Just to be clear — the temporary bridge won't have traffic on it at all?

It will never have public traffic. It's only for the construction purposes.

As you build the new bridge, how do you maintain traffic on the bridge and on the Alaska Highway?

The existing bridge won't have impacts to traffic flow from the construction. There might be the occasional lane closure while the contractor moves equipment over the bridge, but generally speaking, it's business as usual on the current bridge.

We're still doing our regular inspections of that bridge, and repairs if necessary, but to the travelling public, you're not going to notice any difference during the construction.

How will the new bridge be different from the old bridge?

It's quite a bit different, actually. It will have a concrete deck which will be paved, so that's an immediate difference. The current bridge has that metal grate that you can hear as you travel over it.

The new bridge will also have wider shoulders that will allow cyclists to cross over safely. It will also have a separated pedestrian sidewalk and lighting. LED lighting will go across the bridge.

Another new feature is there will be a pathway created under the bridge that will allow pedestrians and snowmobiles to be able to pass under the Alaska Highway. So that's a great feature so that people aren't having to cross a busy highway.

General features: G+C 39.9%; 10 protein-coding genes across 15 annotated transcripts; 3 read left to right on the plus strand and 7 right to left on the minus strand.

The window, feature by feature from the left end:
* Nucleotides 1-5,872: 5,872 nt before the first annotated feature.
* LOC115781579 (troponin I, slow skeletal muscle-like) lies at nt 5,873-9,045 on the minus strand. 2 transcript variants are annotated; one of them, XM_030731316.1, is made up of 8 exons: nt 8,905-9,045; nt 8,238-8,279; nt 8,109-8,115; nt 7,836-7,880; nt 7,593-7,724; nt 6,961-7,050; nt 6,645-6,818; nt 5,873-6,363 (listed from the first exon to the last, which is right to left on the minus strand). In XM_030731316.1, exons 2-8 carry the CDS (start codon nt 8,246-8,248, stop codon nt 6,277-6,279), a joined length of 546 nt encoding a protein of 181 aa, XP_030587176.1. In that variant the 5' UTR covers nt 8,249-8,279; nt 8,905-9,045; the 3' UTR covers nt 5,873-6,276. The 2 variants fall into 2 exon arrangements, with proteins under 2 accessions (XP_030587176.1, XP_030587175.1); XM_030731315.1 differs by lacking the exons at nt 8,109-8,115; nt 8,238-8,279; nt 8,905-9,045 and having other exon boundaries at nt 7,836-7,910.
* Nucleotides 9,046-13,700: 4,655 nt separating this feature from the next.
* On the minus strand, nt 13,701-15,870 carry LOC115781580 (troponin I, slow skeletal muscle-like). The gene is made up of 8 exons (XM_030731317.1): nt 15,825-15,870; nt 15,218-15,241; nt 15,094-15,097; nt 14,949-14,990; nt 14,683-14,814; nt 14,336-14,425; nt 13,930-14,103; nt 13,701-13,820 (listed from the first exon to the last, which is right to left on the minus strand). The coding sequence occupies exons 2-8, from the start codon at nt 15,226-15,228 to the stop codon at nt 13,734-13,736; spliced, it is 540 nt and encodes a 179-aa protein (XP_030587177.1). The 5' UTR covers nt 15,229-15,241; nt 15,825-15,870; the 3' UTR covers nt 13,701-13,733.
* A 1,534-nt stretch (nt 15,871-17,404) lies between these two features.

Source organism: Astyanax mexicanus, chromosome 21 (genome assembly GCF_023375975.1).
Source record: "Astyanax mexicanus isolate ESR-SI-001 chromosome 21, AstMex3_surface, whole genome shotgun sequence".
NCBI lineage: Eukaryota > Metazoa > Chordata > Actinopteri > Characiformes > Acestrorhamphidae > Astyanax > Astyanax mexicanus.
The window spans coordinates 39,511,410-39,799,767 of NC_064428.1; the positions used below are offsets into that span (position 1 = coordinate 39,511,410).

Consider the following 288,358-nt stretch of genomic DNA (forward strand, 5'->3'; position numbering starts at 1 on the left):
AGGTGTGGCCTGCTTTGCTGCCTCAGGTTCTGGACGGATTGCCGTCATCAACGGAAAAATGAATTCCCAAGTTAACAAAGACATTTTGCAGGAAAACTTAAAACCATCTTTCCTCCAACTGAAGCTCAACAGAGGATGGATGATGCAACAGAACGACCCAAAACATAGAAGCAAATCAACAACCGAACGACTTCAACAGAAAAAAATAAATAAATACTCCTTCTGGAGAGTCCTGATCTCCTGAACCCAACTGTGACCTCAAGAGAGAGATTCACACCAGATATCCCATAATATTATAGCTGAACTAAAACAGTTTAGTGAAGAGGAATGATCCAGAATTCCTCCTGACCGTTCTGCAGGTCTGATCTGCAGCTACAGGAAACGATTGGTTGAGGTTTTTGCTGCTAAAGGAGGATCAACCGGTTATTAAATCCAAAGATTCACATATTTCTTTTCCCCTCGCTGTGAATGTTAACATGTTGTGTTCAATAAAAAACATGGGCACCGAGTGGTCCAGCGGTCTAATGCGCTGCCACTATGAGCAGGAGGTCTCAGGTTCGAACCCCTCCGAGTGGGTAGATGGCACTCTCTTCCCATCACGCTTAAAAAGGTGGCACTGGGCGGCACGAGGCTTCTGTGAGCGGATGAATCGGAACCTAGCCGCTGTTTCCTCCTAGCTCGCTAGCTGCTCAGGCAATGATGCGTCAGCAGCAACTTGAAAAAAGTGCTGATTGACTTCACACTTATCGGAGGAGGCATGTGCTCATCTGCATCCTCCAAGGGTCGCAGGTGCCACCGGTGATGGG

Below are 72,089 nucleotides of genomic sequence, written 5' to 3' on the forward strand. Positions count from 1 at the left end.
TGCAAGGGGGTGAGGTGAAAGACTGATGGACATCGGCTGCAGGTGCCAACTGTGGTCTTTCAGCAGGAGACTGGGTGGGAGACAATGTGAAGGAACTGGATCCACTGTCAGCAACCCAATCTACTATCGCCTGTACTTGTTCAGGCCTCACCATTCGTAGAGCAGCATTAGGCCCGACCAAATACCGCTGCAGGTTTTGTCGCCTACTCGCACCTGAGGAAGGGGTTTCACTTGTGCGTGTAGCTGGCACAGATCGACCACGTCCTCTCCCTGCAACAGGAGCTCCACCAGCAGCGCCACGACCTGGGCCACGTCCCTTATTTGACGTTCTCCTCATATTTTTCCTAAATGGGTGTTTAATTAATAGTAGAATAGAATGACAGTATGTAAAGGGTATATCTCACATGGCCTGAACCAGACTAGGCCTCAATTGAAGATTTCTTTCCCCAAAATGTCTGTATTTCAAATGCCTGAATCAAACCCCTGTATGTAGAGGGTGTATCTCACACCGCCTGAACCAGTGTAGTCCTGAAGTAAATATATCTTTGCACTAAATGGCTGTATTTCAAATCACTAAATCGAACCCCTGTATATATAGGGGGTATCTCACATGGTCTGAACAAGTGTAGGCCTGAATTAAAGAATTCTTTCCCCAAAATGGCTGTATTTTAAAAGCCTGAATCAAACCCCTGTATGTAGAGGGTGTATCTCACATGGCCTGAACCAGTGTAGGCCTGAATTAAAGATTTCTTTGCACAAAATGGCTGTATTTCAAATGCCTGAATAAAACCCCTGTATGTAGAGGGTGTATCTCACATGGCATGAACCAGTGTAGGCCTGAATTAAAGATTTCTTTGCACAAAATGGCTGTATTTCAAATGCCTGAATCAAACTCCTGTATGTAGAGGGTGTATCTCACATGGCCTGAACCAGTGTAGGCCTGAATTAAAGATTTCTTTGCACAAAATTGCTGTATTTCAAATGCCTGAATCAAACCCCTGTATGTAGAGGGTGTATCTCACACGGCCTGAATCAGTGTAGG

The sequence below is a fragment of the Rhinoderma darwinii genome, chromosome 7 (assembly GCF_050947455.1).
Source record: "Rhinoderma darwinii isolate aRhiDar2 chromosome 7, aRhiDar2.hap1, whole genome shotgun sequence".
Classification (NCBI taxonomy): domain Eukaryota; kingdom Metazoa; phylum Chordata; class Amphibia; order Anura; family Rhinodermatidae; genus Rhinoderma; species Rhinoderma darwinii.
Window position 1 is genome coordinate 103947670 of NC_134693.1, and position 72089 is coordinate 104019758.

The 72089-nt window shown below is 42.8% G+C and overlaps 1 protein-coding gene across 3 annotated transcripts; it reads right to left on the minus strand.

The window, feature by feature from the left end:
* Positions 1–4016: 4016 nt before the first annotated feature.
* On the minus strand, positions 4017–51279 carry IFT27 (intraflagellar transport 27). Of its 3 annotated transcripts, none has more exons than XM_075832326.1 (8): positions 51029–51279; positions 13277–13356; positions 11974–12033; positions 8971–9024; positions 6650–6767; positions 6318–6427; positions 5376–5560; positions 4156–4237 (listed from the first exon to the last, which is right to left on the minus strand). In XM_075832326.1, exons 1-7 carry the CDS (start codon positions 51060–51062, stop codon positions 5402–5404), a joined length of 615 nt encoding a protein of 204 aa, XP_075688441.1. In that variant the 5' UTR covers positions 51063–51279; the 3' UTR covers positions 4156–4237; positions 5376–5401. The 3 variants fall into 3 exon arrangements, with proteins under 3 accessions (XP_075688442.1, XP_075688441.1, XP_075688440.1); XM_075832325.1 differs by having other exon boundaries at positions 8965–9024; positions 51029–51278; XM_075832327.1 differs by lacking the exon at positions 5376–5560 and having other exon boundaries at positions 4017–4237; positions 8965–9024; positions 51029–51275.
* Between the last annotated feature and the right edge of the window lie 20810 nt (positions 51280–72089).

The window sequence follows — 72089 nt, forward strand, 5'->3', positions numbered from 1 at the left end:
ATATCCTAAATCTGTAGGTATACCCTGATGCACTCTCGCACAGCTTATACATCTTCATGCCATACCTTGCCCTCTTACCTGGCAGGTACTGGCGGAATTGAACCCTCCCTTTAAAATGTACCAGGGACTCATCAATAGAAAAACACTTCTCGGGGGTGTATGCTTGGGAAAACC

And then the last difference is — I made a reference to the weight bearing capacity of the current bridge. The new bridge won't have any load restrictions because it will be, you know, significantly stronger.

Right now, what we call overweight vehicles, when they're crossing the current bridge, they have to wait until there's no other traffic on the bridge and they cross on the centre line of the bridge. Once the new bridge is in place, they'll just flow across the bridge like any other vehicle. They'll stay in their lane, they can cross at the same time as other traffic.

The current bridge is kind of iconic in the community and on the Alaska Highway. Will the new one still be a closed kind of bridge?

No, it will look a little different. The old bridge was built 70 years ago, so designs have changed.

You're working closely with the Teslin Tlingit Council. Tell us about that relationship.

We have a very close working relationship with Teslin Tlingit Council on this project. Those conversations started a long time ago as this project started in the planning phase, and we've continued those now that we're in construction.

We meet with them on a biweekly basis, so I was down in the community yesterday. Our whole project team goes and meets with representatives from TTC.

We also have a technical working group with them that has representatives from the Yukon government, Teslin Tlingit Council and the contractor, and they meet weekly just looking at environmental issues or having discussions about the environmental aspect of the construction and making sure that we're all working together on that front.